Banks fear that buy now, pay later operators such as Afterpay, which operate outside traditional banking rules, have increased the risk they will be ensnared in more anti-money laundering dramas.
Banks say they cannot see where money is being spent because the new players are standing in between banks and transactions.
The Australian Banking Association wants Treasury to close “gaps” in regulations to reduce growing payments risks.
The Financial Conduct Authority in Britain released a plan on Tuesday to bring ASX-listed players Afterpay, Zip and Laybuy into its supervisory net – including requiring providers to conduct affordability checks before lending to customers.
The new British regulations will go further than Australia’s, where regulators have adopted a light-touch approach to the fast-growing sector, focused mostly on self-regulation.
While not referring to Afterpay by name, the ABA says in a submission to Treasury, which is conducting a review of the payments system, that many obligations in prudential, consumer protection and financial crime and anti-money laundering laws “do not apply to new entrants in the payments system”.
“As new entrants including big tech and alternative players outside the current regulatory framework gain market share, any regulatory gaps or uneven application of regulatory obligations can create problems for both the payments system and end-users,” the ABA says.
Many buy now, pay later providers, including Afterpay, are the “merchant of record” on transactions, meaning their name appears on customers’ statements rather than the merchants. Customers see on their bank statement they have spent funds with Afterpay, but banks can’t see the retailers where customers are spending money.
Financial crime concerns
The banks argue that the more intermediaries are involved, the harder it is for banks to see transactions end-to-end.
“The gaps have the potential to introduce new risk into the payments system or undermine the effectiveness of existing regulation, including consumer protection, and the detection and prevention of money laundering and financial crime,” the ABA says.
“For example, the detection and prevention of financial crime can become more difficult to achieve where a single entity does not have visibility of the entire transaction path.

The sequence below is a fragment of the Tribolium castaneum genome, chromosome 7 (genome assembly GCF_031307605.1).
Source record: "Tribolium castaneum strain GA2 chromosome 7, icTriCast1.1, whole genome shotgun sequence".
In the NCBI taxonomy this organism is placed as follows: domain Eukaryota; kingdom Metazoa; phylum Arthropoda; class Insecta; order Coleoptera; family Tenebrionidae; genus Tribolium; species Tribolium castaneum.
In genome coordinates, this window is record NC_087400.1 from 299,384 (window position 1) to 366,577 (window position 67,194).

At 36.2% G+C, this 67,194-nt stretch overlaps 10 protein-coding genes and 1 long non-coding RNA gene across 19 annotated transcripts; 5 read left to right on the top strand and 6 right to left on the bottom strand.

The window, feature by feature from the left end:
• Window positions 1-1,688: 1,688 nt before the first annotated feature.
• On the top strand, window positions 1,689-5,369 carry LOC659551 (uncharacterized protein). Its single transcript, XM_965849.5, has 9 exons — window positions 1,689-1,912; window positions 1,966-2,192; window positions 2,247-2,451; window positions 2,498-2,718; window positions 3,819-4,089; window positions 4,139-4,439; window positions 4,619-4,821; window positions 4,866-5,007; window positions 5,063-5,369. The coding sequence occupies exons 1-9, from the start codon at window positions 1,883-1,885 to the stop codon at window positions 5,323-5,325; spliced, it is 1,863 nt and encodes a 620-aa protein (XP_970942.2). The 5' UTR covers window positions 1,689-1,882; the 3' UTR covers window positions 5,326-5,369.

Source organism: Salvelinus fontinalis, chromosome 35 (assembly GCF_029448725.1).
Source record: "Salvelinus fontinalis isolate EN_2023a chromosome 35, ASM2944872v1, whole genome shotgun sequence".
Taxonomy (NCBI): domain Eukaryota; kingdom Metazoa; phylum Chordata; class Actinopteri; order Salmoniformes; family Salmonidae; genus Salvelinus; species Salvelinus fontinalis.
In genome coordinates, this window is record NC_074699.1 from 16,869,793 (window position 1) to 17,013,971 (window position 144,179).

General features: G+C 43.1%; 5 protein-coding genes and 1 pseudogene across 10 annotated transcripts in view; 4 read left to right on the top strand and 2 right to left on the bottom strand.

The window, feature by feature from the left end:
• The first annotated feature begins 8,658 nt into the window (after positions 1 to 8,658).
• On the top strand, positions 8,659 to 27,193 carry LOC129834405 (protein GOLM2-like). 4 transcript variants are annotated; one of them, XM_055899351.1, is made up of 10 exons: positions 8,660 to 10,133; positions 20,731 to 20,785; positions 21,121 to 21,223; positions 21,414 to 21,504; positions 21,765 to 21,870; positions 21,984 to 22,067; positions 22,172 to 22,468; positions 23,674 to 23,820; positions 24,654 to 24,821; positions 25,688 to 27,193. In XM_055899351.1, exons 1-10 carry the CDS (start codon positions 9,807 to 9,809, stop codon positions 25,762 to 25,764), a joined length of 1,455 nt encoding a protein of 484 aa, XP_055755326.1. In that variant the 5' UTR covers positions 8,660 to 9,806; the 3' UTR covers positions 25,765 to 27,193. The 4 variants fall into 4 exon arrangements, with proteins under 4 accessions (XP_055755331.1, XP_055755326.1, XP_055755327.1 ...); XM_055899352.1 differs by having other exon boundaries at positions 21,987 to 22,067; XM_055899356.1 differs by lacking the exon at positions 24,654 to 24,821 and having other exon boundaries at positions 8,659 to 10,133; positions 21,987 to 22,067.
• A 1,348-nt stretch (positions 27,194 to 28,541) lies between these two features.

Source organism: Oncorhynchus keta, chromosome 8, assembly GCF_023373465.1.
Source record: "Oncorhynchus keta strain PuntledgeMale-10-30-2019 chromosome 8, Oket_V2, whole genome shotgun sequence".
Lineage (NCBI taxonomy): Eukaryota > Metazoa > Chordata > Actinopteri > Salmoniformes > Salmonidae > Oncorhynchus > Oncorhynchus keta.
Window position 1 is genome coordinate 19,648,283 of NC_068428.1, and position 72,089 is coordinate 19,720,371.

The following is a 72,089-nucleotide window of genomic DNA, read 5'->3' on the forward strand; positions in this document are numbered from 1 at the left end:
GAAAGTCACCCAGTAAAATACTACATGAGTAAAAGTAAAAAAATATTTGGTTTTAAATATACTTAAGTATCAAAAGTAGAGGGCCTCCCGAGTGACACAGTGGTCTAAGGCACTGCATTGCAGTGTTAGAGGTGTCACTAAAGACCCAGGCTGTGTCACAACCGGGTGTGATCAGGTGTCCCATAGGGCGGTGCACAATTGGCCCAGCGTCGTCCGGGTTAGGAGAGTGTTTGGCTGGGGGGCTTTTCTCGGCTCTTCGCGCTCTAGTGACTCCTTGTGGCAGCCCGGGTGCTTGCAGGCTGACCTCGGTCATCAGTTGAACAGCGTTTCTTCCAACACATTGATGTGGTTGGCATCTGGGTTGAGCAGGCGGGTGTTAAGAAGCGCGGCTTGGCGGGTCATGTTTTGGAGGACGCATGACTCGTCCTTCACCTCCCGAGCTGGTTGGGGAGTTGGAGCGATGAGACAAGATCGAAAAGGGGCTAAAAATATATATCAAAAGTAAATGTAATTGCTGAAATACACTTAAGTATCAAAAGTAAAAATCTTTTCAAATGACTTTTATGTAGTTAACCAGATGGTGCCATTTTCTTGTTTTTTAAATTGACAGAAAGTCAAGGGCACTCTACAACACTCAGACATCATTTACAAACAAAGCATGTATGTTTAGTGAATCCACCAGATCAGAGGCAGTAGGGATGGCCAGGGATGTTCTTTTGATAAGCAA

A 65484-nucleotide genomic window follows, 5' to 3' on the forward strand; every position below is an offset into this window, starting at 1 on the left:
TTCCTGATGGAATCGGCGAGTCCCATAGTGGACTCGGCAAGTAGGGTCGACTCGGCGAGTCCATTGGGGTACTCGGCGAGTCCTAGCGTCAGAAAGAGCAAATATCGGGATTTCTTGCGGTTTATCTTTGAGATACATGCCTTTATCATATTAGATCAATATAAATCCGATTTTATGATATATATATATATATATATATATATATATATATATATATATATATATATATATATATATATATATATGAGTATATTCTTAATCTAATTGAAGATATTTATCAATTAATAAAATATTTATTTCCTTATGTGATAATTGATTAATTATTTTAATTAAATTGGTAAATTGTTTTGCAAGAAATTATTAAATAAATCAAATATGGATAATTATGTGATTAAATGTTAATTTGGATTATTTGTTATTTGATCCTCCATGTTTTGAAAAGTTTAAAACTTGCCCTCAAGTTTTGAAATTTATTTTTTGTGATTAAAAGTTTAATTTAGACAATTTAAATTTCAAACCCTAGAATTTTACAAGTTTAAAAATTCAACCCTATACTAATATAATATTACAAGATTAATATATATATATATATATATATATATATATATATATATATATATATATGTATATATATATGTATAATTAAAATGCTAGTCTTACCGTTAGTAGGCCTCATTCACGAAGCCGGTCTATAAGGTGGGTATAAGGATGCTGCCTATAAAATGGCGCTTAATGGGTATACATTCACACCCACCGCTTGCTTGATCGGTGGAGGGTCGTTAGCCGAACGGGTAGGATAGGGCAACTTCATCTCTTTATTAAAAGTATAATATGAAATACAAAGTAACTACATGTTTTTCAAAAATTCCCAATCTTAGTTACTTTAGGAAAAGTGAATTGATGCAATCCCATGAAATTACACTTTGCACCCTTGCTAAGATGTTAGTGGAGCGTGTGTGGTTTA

“Some risks and harm may not become visible for some time, liability may not be clear or may fall disproportionately on traditional participants.”
Commonwealth Bank and Westpac were ensnared in litigation by the Australian Transaction Reports and Analysis Centre, which also used an independent accountant to investigate Afterpay. That matter was finalised last October, when AUSTRAC said it would not take any further action.
However, the financial crime regulator warned all start-ups and technology-based financial businesses “must consider whether they have AML/CTF [anti-money laundering and counter-terrorism financing] obligations and if they do, put in place systems and controls that identify and mitigate money laundering and terrorism financing risks”.
The looming British regulation of the buy now, pay later sector could be stricter than the approach adopted in Australia, where two Senate inquiries and two reports by the Australian Securities and Investments Commission, over the past three years, have found self-regulation, back-stopped by ASIC’s new product intervention and product design powers, are sufficient to protect customers.
That is despite ASIC finding significant levels of harm: its November report found one in five buy now, pay later users were missing payments, and half of users aged between 18 and 29 cut back on essential items including meals to make repayments.
By James Eyers, February 3, 2021, published on The Australian Financial Review